I’m not sure if what I’ve done here would make dear Julia roll over in her grave, but I did it anyway. I used cilantro-lime butter and stuffed the cavity with a cut lemon. I also added fresh, whole jalapenos during the roasting process in lieu of the traditional carrots (and to supplement an onion). I’m sorry Julia, I am, but if you tried the final result, you couldn’t possibly be upset with me. This was make-you-wanna-slap-your-mama-it’s-so-good chicken. (And I don’t know why you’d want to slap your mom if something is good, but there you have it.)
Technically, I can’t reprint the recipe because I don’t have permission from the publisher, and I didn’t adapt the recipe enough to really claim such. So, you know–go buy the cookbook. You’ll get your money’s worth with the roast chicken recipe alone, trust me. But don’t be afraid to change it up, as I’ve done. Add a lemon or even an orange or quartered apple in the chicken cavity (after salting and smearing with butter, of course). Try out a flavored butter (the cilantro-lime version can be made by smashing fresh cilantro
and lime zest into softened butter). Add veggies other than onions and carrots. Try out the jalapenos if you like some heat or toss in red peppers for a milder bite. But, above all, do not overcook your bird. If you’re at all hesitant, things will go wrong. Follow the cooking
times prescribed in the cookbook, bearing in mind that, as I’ve found, a chicken that has been purchased from a local farm (e.g., not stuffed to the gills with antibiotics) cooks faster than its less fortunate grocery store kin. (Yes, even if the fresh chicken has been previously frozen.) I used about a three-pound bird I purchased from a local farm (Weathertop Farm), so I opted for a 1:10 total roasting time. Eagle-eyed readers will note my “cheat sheet” says 1:20, but I backtracked because it’s always easier to stuff the
bird back in the oven to undergo some additional roasting than it is to recover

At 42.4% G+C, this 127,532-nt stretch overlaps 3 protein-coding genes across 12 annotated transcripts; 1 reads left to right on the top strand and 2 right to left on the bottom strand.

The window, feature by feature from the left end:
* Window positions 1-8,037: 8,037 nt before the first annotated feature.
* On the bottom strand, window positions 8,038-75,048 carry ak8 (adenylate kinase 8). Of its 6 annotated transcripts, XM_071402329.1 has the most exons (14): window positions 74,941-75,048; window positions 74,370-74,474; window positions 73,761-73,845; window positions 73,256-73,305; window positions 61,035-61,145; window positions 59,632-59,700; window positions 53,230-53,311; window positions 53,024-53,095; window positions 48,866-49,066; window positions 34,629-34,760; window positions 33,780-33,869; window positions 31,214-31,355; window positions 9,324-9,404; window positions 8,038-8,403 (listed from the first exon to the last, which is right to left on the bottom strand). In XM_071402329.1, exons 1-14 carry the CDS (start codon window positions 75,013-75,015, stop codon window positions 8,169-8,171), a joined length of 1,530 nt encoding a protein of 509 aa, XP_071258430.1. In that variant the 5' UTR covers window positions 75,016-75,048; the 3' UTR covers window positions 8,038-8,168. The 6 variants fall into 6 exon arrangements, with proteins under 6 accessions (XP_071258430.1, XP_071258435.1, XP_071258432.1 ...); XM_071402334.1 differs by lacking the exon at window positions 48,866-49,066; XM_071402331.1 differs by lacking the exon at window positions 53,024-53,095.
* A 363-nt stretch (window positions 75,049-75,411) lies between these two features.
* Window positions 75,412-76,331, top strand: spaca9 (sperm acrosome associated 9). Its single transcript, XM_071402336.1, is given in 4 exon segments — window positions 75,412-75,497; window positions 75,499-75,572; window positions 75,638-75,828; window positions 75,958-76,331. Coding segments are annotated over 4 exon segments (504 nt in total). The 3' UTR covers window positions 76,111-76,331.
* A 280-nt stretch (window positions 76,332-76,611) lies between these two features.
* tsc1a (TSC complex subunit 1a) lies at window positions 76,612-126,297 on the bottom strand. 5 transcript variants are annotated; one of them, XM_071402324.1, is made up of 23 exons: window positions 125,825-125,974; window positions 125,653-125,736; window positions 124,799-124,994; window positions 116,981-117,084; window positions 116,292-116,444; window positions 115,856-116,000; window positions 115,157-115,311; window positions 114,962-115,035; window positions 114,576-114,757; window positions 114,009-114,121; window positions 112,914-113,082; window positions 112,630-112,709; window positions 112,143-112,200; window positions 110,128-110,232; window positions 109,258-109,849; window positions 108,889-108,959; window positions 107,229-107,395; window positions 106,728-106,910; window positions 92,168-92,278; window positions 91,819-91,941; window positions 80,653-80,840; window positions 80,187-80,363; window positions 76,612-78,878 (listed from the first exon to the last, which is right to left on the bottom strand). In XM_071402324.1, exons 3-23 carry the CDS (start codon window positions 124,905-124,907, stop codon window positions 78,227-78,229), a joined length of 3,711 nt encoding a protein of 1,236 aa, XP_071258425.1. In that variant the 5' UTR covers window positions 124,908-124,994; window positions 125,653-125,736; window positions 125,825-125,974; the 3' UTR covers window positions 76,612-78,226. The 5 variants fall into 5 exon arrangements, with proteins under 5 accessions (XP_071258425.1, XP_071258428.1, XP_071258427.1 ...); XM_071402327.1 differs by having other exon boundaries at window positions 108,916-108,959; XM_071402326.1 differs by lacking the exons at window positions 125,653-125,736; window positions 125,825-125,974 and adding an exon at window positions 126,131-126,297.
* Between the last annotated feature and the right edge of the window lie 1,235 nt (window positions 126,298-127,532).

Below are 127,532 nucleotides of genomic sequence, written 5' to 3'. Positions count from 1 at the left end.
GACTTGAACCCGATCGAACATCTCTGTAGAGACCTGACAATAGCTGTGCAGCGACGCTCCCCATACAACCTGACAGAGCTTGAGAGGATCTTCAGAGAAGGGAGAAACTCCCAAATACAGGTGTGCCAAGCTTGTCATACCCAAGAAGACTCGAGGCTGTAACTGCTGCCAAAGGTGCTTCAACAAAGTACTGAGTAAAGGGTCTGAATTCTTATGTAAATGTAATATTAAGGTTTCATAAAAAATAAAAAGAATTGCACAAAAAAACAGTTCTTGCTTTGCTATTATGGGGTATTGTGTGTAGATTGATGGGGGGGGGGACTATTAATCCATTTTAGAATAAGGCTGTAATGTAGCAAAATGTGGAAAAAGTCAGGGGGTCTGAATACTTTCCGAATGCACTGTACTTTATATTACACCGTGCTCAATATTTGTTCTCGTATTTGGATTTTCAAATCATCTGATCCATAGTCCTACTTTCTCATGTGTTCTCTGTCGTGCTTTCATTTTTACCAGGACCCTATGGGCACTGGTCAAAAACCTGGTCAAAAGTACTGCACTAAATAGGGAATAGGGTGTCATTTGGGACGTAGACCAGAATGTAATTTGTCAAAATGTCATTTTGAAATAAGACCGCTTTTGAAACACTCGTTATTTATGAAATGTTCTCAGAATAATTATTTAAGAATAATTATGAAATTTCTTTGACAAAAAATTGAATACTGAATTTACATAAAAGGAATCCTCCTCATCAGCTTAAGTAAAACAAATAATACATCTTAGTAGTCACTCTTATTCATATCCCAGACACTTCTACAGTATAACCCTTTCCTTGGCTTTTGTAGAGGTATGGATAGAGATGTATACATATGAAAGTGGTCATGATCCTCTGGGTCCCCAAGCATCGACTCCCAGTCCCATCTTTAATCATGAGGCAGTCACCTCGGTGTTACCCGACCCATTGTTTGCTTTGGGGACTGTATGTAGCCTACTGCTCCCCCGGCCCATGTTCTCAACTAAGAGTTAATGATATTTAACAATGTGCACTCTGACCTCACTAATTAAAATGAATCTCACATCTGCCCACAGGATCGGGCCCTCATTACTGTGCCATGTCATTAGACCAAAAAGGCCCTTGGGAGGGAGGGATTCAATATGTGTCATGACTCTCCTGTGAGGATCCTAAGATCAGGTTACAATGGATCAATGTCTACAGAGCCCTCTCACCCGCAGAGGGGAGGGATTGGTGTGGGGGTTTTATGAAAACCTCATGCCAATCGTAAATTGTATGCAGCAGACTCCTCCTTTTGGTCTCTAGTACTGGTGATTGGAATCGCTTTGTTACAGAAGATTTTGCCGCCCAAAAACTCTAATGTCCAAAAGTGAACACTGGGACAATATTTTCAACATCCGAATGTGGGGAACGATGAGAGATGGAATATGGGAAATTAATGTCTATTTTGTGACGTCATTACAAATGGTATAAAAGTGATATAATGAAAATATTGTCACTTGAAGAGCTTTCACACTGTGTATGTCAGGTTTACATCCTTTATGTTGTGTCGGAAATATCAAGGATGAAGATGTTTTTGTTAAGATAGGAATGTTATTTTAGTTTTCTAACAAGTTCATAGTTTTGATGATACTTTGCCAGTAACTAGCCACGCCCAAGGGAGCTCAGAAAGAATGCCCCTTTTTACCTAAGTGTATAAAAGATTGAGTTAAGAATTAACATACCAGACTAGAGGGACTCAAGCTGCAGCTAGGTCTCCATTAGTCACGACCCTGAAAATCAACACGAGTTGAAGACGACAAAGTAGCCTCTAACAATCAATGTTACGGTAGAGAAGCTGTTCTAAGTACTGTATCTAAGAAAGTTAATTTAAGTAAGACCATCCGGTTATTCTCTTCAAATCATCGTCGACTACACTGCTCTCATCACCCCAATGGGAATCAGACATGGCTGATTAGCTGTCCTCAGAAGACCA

from a dried-out chicken.
Now, I can include my recipe for grilled peaches and grits cakes topped with feta, roasted onions, and honey. I’ve become fond of grilled fruits, especially peaches, which pair well here with the roasted onions and the creaminess of the grits. Remember my catfish n’ corn from the previous night? I made enough grits so that I could have some leftover for this meal. A simple way to use up leftover grits, as I’ve done here, is to pour them into a glass baking dish (I used an 8×8 dish), press the grits down into the pan to mold to its shape, then pop in the fridge to chill and set overnight. The next day, just slice and grill. They’re great topped savory or sweet, for breakfast, lunch, brunch, or dinner.
Grilled Peaches and Grits Cakes with Feta and Honey (serves: 2)
2 ripe peaches, peeled
4-5 slices of grits cakes (see above method)
Roasted onions (these were roasted with the chicken, but you could easily roast whole onions for about 40-50 minutes in a 400-degree oven)
Fresh feta (I prefer locally made, but whatever you have available)
Over medium high, heat enough olive oil to coat the bottom of your grill pan. Add the grits cakes on one side of the pan, the peaches on the other. Drizzle both with more olive oil. Grill about 8 minutes per side, or until grill marks form. Plate the grits cakes, top with the roasted onions and peaches, crumble over some feta cheese, and drizzle over some olive oil.